Sunday, July 19, 2009

Like a Crabby Old Woman

When we were little, B and I danced in the living room for our babysitter, flourishing hairbrushes and belting out "Material Girl" and "Like a Virgin" with abandon.

Many years have passed since we were that unselfconscious.

B arrived from New York City late Thursday night with two colleagues from the Jewish hipster magazine where she is associate editor. They're here in Chicago until tomorrow, ostensibly to cover Pitchfork and drum up some magazine subscribers.

She arrived on my doorstep wearing a denim jumper with suspenders, high-heeled suede boots, and a plaid blouse, and assured me she is at the height of a bizarre fashion the kids are calling "hobo-chic." Perhaps embarrassed that at the early hour of 11pm, I was wearing a matronly robe and my husband's slippers, B paused a moment before flinging her arms around me. Then she pointed to her shoulder, which bore a freshly peeling tattoo of her initials in Sanford font.

In one of our rare moments together in the last few days, my formerly shy and nerdy sister clicked through the angst-filled photos of her 987 Facebook friends to point out who among them she has dated in the last month: a bartender, a photographer, a journalist, and a documentary maker. For my belated-birthday gift, she brought me earrings made of bullet casings.

Although B's visit is technically "a business trip," I was looking forward to a weekend of getting to know this strange, tattooed person and finding my little sister again behind her navy nail polish and loops of gold chains.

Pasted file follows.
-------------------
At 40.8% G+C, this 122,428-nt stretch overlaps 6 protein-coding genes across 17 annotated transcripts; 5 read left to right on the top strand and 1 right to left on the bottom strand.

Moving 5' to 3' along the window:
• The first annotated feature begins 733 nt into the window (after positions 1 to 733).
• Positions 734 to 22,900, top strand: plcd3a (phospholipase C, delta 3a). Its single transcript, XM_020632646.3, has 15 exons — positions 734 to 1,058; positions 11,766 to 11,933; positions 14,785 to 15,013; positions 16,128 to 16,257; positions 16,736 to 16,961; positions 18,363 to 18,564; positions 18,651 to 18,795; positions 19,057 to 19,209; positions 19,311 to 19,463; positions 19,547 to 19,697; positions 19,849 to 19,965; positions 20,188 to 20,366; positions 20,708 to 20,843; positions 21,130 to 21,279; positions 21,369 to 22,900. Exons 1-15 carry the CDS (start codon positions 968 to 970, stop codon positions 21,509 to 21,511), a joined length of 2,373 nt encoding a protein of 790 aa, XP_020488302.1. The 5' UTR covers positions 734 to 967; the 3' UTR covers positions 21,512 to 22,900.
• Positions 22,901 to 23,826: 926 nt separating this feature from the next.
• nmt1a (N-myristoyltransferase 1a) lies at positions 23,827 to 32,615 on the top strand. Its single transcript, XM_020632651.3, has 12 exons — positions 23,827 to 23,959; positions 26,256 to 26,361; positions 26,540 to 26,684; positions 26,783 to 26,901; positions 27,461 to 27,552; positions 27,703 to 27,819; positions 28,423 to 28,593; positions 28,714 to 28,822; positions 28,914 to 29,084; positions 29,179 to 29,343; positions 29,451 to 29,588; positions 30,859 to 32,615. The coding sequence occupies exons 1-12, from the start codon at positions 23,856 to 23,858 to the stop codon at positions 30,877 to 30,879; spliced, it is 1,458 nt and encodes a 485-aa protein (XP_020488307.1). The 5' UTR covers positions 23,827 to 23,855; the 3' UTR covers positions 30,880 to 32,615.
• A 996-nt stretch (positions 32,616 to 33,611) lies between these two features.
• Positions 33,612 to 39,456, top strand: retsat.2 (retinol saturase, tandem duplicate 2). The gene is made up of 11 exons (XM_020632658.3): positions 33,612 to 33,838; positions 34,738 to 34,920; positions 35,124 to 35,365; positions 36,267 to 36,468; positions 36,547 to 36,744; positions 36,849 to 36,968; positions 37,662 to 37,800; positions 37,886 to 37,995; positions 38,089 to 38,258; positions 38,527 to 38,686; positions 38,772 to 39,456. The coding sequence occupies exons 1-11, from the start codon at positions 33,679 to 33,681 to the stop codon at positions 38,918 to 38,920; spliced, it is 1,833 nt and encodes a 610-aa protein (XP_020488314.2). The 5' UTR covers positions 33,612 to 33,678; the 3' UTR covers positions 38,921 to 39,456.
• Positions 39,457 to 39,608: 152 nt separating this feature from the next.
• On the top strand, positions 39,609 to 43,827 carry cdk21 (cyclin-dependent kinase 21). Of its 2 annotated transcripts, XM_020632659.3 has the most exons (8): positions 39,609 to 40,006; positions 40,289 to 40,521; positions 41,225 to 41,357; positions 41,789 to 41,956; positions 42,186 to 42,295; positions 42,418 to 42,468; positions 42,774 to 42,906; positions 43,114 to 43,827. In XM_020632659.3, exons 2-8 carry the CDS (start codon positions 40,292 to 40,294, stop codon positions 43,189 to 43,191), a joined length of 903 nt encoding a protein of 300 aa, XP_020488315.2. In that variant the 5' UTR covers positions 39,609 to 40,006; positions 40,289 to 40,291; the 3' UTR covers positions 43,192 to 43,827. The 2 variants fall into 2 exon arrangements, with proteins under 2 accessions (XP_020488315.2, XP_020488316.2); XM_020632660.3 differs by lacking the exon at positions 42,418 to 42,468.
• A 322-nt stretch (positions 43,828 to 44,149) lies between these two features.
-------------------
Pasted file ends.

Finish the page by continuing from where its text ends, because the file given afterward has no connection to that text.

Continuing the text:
This has not happened.

First, her colleague D found himself unexpectedly homeless for the weekend, so he ended up on our floor. Then, "for the sake of journalism" B had to attend random all-night parties with Pitchfork band members, so she has left the house early each morning and returned home around 2am, by which time F and I, fuddy-duddies that we are, have already been asleep for approximately five hours.

Since Thursday, our apartment has been overrun with suitcases, bedding, and boxes of magazines. I could not help feeling put-out and put-upon as I handed over my house keys and told B to have a good time at the second late-night party in two days. Our robust, OCD cat Barry kept me up all weekend because he doesn't like when strangers invade his living-room, and I spent yesterday in the waiting room of Marvin's auto repair while the car's electrical grid was re-wired--only to have it die again at 9:30 (half an hour past my bedtime!), just as I squeezed between two mac trucks in Pitchfork's VIP parking section.